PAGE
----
“We will remember them”
On the 25th April each year many Australians and New Zealanders remember those who have died in wars – that day is ANZAC Day.
The day is the national day of remembrance in Australia and New Zealand in particular, to honour the members of the Australian and New Zealand Army Corps (ANZAC) who fought at Gallipoli in the Ottoman Empire during World War I. It now more broadly commemorates all those who served and died in military operations for their countries.
In the UK the national remembrance day is the 11th November. That date was chosen as the Armistice between the Allies and Germany was signed on the eleventh hour of the eleventh day of the eleventh month in 1918.
The Gallipoli campaign was a disaster. Specifically after the landings, so few remained from the Dublin Fusiliers and Munster Fusiliers that they were amalgamated into one unit, “The Dubsters”. Only one Dubliner officer survived the landing; overall, of the 1,012 Dubliners who landed, only 11 would survive the entire Gallipoli campaign unscathed. The campaign casualties (according to Wikipedia) were 21,255 from the United Kingdom, estimated 10,000 dead soldiers from France, 8,709 from Australia, 2,721 from New Zealand, and 1,358 from British India.
- My Dad’s uncle, William Flynn Hynes (aka Hines)was at Gallipoli in the 1st Battalion of the RDF and was one of the many, many casualties. He was killed on 29th June 1915 and his memorial is at the Commonwealth War Graves Commission cemetery at Helles. William was 37 years old, and he and his family lived, like my parents, in Hackney. William left a widow and seven children.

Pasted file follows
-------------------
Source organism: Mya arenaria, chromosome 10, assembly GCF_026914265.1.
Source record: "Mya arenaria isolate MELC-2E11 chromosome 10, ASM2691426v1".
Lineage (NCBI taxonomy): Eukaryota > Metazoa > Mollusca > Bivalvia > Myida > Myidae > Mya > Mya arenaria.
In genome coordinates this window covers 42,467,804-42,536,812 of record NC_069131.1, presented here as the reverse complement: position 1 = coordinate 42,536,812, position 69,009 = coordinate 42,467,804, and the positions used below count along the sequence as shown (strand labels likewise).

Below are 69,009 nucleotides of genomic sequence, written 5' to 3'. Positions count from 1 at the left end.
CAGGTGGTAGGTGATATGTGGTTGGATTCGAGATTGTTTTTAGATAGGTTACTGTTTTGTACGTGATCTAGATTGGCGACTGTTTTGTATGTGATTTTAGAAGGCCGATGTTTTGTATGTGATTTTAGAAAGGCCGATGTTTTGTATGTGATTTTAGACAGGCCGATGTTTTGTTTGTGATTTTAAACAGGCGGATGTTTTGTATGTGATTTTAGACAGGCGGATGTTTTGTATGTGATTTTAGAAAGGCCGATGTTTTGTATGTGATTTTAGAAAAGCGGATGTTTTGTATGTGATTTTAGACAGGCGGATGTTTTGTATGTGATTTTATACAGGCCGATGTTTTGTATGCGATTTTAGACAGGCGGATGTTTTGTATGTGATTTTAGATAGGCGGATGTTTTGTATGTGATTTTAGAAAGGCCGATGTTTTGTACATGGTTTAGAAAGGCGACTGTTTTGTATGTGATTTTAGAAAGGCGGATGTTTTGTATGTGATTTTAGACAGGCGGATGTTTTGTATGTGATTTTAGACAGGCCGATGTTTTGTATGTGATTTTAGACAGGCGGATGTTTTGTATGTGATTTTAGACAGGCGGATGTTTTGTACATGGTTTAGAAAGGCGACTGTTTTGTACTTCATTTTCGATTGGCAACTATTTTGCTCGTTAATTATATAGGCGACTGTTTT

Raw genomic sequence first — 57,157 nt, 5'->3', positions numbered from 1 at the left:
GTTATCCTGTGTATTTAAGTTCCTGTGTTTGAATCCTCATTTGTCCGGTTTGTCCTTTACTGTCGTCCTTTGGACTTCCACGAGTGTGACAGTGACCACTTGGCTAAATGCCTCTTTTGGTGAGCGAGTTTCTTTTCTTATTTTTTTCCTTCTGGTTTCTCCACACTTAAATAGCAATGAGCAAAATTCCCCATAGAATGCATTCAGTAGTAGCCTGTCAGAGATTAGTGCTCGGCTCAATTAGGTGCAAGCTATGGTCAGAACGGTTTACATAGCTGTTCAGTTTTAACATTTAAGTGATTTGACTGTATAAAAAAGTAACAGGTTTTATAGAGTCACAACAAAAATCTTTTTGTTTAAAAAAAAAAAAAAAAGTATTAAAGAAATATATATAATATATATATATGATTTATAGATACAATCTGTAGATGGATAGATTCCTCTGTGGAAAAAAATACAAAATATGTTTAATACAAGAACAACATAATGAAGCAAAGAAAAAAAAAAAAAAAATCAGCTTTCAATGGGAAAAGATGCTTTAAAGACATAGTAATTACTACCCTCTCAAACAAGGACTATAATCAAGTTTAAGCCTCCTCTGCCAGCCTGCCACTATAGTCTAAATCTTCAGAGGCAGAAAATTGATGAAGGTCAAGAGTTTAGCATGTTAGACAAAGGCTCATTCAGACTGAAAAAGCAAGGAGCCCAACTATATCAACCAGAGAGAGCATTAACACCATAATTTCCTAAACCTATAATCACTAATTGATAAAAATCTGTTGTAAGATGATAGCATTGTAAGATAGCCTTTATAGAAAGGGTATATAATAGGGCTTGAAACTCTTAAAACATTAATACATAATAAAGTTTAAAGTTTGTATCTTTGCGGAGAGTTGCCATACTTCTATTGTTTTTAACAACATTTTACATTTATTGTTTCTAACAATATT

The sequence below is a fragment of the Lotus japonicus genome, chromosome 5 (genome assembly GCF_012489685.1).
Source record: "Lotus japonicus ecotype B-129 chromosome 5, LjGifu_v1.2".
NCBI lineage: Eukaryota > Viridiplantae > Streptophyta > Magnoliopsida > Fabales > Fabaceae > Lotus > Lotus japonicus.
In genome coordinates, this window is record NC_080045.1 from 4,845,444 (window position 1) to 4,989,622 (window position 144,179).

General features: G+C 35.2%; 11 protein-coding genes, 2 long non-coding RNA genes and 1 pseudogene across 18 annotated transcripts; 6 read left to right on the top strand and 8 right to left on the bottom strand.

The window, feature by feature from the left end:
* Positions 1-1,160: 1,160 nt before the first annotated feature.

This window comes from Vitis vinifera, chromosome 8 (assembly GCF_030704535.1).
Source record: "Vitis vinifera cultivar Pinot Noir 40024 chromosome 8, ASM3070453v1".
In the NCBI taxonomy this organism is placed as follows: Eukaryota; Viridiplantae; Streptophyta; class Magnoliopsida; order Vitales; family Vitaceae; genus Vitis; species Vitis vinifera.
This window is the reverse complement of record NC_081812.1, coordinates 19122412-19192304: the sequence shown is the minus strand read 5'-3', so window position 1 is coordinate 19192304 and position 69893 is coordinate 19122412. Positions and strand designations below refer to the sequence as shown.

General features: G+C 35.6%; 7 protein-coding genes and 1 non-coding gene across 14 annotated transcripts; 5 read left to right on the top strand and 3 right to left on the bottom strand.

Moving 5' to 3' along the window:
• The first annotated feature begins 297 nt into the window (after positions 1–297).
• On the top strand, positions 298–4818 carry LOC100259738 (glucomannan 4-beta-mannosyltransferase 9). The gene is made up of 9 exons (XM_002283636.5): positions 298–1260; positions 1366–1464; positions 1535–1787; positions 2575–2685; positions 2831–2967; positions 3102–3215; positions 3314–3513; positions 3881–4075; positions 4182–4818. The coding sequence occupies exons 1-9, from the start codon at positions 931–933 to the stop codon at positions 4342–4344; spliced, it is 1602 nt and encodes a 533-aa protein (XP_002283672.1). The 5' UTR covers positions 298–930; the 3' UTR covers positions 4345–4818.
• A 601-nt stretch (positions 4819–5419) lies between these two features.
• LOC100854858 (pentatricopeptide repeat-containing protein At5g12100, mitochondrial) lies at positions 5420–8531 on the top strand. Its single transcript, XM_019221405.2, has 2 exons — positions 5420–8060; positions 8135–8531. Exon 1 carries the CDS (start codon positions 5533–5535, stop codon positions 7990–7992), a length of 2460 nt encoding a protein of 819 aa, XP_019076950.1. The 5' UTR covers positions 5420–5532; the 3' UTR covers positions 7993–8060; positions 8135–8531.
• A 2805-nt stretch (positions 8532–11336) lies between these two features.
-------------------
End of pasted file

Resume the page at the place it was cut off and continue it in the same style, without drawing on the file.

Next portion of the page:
- My Dad survived WW1 although he was treated for dysentry in hospital in the Middle East from Salonica and also contracted caught Malaria before he was posted to the BEF in 1917; he was injured in France in 1918 at Le Catelet with the BEF and was directed to work at the Woolwich Arsenal during WW2.
- My Dad’s brother John (aka Jack) served in the British Army throughout WW1 and at the end of the war he married Blanche and the couple then emigrated to Canada (Winnipeg area). Jack, a Sergeant, served during WW2 in the Canadian army and was quite badly injured. Jack’s son Reginald also served during WW2 in the Canadian forces. I met Jack briefly in the late 1950’s when he visited his mother (who was in her early 90’s) in the Lister Hospital in Hitchin, Hertfordshire. Both Jack and his mother both passed away in the early 1960’s.
- I never really knew my cousin Harry Jones, as I was a baby when he died in 1945. He died when the Lancaster Bomber he was in as a flight engineer crashed into the grounds of a manor-house in the east of England. The accident happened just a few days before the war in Europe ended. The oldest of the crew was in his very early twenties. I certainly remember Harry-boy, even though I never really knew him in person.
It is normal at ANZAC as well British commemoration services to recite the the fourth stanza of Laurence Binyon’s poem “For the Fallen“. This was written in 1914:-
They shall grow not old, as we that are left grow old:
Age shall not weary them, nor the years condemn.
At the going down of the sun and in the morning,
We will remember them.